Today’s nomination battles are hot, hot, hot. What’s going to happen when they’re over?
Sometimes it seems these contests go on forever. Yet this year’s fights may effectively end soon.
On the Democratic side, Hillary Clinton could wrap up the nomination by mid-March. No, it’s not due to the superdelegates supporting her by a large margin. Instead, it’s because of Clinton’s support from a key part of the Democratic coalition — black voters — which ranges from very strong to overwhelming.
In Nevada, Clinton won black voters by a stunning 54-point margin. Democratic presidential candidates can’t win the nomination if they lose those voters by such strong numbers.
Bernie Sanders’ limited experience with black voters throughout his political career is his greatest political weakness. Pointing to his civil rights activism 50 years ago isn’t enough to overcome the issue and relationship advantages Clinton has with the black community. But if Clinton doesn’t keep her edge with nonwhite Democrats, Sanders will probably prevail.
Right now it looks like a Clinton win in South Carolina will precede big wins for Clinton in most of the March 1 Super Tuesday contests, particularly the states that are as diverse or more diverse than the country as a whole. Her small lead in delegates from primaries and caucuses so far will grow.
By March 15, seven of the 10 largest states — Texas, Florida, Illinois, Ohio, Michigan, Georgia and North Carolina — will have chosen delegates. All of these have Democratic party electorates that look different from mostly white Iowa and New Hampshire.
On the Republican side, Donald Trump is the clear frontrunner but the situation may be more fluid than his lead suggests. He probably will win many contests quite quickly. But with Jeb Bush dropping out and perhaps Ben Carson and John Kasich to follow soon, the anti-Trump vote will become less divided.
Thus far there has been no significant firepower aimed at Trump but the very real possibility he could become the Republican nominee could prompt a major assault benefiting another candidate.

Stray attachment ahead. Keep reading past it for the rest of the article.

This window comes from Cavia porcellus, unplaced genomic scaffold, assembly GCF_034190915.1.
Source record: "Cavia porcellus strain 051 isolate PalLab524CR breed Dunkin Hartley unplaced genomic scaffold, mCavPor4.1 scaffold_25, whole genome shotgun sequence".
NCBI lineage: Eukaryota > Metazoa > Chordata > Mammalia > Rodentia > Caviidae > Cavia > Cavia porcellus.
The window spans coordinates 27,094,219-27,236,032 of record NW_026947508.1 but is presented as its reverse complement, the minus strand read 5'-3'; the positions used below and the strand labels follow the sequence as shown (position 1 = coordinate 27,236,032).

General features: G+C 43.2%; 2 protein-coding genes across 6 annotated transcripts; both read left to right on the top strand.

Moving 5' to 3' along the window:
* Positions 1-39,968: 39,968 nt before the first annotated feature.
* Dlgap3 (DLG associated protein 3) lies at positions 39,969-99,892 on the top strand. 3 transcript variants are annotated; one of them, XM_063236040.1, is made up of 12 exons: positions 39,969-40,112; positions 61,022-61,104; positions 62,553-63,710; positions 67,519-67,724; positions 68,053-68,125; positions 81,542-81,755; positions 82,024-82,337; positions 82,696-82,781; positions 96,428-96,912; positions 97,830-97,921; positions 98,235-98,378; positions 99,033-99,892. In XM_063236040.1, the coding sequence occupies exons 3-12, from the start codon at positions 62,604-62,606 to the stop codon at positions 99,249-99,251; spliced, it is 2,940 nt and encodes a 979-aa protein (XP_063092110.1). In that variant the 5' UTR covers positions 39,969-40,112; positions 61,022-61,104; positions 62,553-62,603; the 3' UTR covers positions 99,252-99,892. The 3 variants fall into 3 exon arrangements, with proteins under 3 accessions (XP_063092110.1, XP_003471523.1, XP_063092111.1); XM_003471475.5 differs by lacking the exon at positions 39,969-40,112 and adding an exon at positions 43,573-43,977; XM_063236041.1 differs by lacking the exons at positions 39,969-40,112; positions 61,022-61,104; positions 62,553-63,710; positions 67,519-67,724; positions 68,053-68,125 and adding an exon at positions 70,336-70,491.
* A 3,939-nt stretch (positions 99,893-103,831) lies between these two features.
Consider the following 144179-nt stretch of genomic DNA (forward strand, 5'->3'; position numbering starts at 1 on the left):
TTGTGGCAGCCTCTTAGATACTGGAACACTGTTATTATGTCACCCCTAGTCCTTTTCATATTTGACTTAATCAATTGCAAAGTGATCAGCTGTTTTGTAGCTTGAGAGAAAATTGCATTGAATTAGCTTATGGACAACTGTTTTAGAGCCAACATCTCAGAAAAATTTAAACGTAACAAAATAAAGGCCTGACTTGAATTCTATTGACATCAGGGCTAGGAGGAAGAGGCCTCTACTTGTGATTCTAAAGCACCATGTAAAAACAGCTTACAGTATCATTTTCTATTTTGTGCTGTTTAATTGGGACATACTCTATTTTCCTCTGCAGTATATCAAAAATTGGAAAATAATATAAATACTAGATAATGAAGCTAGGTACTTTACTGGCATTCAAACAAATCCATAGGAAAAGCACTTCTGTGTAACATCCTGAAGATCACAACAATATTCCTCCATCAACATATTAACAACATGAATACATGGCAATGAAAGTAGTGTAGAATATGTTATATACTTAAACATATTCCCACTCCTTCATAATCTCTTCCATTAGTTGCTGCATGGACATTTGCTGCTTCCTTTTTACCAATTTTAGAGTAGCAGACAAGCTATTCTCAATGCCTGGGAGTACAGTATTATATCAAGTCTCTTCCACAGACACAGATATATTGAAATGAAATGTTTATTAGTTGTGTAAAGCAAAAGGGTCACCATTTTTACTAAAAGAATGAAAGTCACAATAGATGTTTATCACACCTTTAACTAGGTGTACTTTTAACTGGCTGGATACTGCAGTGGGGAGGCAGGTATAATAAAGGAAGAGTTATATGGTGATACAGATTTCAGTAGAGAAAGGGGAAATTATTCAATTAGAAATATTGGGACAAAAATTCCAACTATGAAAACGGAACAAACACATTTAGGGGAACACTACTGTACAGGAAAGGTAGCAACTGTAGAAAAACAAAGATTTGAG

But can the parties come together around their eventual nominees?
Caucuses and primaries, town meetings and debates, contacts from campaigns and television ads often fray tempers within political parties.
During the heat of nomination battles, the most committed people seem to become extensions of campaign staff. They push talking points that puff up one’s candidate and denigrate opponents.
In our social media age, all sorts of material whizzes around — memes and videos and rumors and sometimes even facts and solid analysis. Put out on multiple platforms, these get liked, flamed, trolled and debated. When people are really attached to a candidate, they can get upset during primaries and caucuses, and it’s emotionally very hard if he or she loses the nomination.
But let’s remember how things went for Democrats in 2008. That nomination fight went on until June. Obama won most delegates from primaries and caucuses despite getting fewer votes from those contests. Despite some Clinton supporters saying they would never vote for Obama, after Clinton endorsed Obama and campaigned energetically for him, nearly all voted for him in the general election.
The candidates who lose the nomination usually do what Clinton did in 2008. If that happens, those candidates will bring a lot of supporters to the nominees.
Studies by political scientists on “divisive primaries” find that, in recent years, competitive, pitched nomination fights can but often don’t hurt the eventual nominee.
Our political parties are so different that voters and leaders see how much it matters who is president. The recent death of Justice Antonin Scalia heightens the importance of the race.
Given the dismay some Republican pundits and officials have with the xenophobic, racist and demagogic Donald Trump, it’s possible that if he’s the nominee, the party won’t unite as usual. Trump’s statements about Latinos undermine the party’s goal of attracting more of this group, which is growing faster than any other segment of the population. Finding a credible running mate might even be hard for him.
But typically, as nominations wrap up, the intraparty heat drops as presidential choices are defined for the next stage of political heat, the general election campaign.